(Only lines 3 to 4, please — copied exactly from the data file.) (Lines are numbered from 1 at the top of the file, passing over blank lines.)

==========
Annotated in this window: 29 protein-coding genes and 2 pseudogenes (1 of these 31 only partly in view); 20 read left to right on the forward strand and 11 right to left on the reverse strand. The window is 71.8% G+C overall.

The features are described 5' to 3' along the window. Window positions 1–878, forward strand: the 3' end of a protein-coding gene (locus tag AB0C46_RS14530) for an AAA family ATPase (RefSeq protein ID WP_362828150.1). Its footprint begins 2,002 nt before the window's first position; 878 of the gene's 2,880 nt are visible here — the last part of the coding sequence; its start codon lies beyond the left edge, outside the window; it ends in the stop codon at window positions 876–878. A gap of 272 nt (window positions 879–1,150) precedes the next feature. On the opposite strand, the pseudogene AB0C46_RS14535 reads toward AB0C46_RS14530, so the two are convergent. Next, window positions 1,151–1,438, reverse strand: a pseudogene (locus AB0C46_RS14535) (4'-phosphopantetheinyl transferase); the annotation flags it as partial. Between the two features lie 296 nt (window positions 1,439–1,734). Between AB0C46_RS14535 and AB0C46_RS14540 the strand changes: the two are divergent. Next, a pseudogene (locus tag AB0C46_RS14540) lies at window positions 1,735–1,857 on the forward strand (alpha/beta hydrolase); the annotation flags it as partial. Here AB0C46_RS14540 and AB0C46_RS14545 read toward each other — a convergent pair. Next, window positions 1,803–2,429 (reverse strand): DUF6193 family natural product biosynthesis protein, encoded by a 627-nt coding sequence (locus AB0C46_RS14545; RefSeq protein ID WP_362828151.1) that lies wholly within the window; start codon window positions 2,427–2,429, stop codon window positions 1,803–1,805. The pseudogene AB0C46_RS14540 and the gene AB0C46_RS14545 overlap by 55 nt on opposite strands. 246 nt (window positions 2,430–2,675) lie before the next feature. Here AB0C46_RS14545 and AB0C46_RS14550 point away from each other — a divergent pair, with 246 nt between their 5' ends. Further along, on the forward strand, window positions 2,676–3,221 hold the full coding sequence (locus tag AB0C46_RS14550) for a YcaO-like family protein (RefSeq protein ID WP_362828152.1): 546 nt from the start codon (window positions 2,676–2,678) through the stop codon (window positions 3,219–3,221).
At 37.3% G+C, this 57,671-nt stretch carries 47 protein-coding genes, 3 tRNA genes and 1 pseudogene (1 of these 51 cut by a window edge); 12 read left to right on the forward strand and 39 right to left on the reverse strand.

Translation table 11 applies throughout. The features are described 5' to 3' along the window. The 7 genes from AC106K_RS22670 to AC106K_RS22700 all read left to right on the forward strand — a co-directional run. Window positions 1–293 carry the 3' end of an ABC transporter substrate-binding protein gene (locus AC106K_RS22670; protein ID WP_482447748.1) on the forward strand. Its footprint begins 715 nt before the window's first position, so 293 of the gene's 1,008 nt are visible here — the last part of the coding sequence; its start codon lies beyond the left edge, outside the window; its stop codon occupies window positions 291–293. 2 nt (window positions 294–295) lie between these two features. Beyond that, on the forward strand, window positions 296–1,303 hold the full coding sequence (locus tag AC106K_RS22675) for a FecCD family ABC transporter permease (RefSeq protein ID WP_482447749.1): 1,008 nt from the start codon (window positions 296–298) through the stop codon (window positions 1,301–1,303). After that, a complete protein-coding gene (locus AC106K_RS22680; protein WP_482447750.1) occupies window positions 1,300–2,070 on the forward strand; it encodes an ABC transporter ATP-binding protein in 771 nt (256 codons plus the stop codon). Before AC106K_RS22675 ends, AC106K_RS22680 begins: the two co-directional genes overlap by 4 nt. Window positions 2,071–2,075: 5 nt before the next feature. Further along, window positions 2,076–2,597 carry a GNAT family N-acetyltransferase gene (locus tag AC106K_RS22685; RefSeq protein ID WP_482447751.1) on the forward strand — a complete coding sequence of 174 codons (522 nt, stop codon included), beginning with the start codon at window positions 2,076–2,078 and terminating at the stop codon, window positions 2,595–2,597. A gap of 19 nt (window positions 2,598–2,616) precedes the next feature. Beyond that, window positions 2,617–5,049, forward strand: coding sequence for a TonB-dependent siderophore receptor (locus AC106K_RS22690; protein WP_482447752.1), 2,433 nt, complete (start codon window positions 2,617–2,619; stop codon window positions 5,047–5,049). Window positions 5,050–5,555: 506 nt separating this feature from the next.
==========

At 37.3% G+C, this 57,671-nt stretch carries 47 protein-coding genes, 3 tRNA genes and 1 pseudogene (1 of these 51 cut by a window edge); 12 read left to right on the forward strand and 39 right to left on the reverse strand.

Translation table 11 applies throughout. The features are described 5' to 3' along the window. The 7 genes from AC106K_RS22670 to AC106K_RS22700 all read left to right on the forward strand — a co-directional run. Window positions 1–293 carry the 3' end of an ABC transporter substrate-binding protein gene (locus AC106K_RS22670; protein ID WP_482447748.1) on the forward strand. Its footprint begins 715 nt before the window's first position, so 293 of the gene's 1,008 nt are visible here — the last part of the coding sequence; its start codon lies beyond the left edge, outside the window; its stop codon occupies window positions 291–293. 2 nt (window positions 294–295) lie between these two features. Beyond that, on the forward strand, window positions 296–1,303 hold the full coding sequence (locus tag AC106K_RS22675) for a FecCD family ABC transporter permease (RefSeq protein ID WP_482447749.1): 1,008 nt from the start codon (window positions 296–298) through the stop codon (window positions 1,301–1,303). After that, a complete protein-coding gene (locus AC106K_RS22680; protein WP_482447750.1) occupies window positions 1,300–2,070 on the forward strand; it encodes an ABC transporter ATP-binding protein in 771 nt (256 codons plus the stop codon). Before AC106K_RS22675 ends, AC106K_RS22680 begins: the two co-directional genes overlap by 4 nt. Window positions 2,071–2,075: 5 nt before the next feature. Further along, window positions 2,076–2,597 carry a GNAT family N-acetyltransferase gene (locus tag AC106K_RS22685; RefSeq protein ID WP_482447751.1) on the forward strand — a complete coding sequence of 174 codons (522 nt, stop codon included), beginning with the start codon at window positions 2,076–2,078 and terminating at the stop codon, window positions 2,595–2,597. A gap of 19 nt (window positions 2,598–2,616) precedes the next feature. Beyond that, window positions 2,617–5,049, forward strand: coding sequence for a TonB-dependent siderophore receptor (locus AC106K_RS22690; protein WP_482447752.1), 2,433 nt, complete (start codon window positions 2,617–2,619; stop codon window positions 5,047–5,049). Window positions 5,050–5,555: 506 nt separating this feature from the next.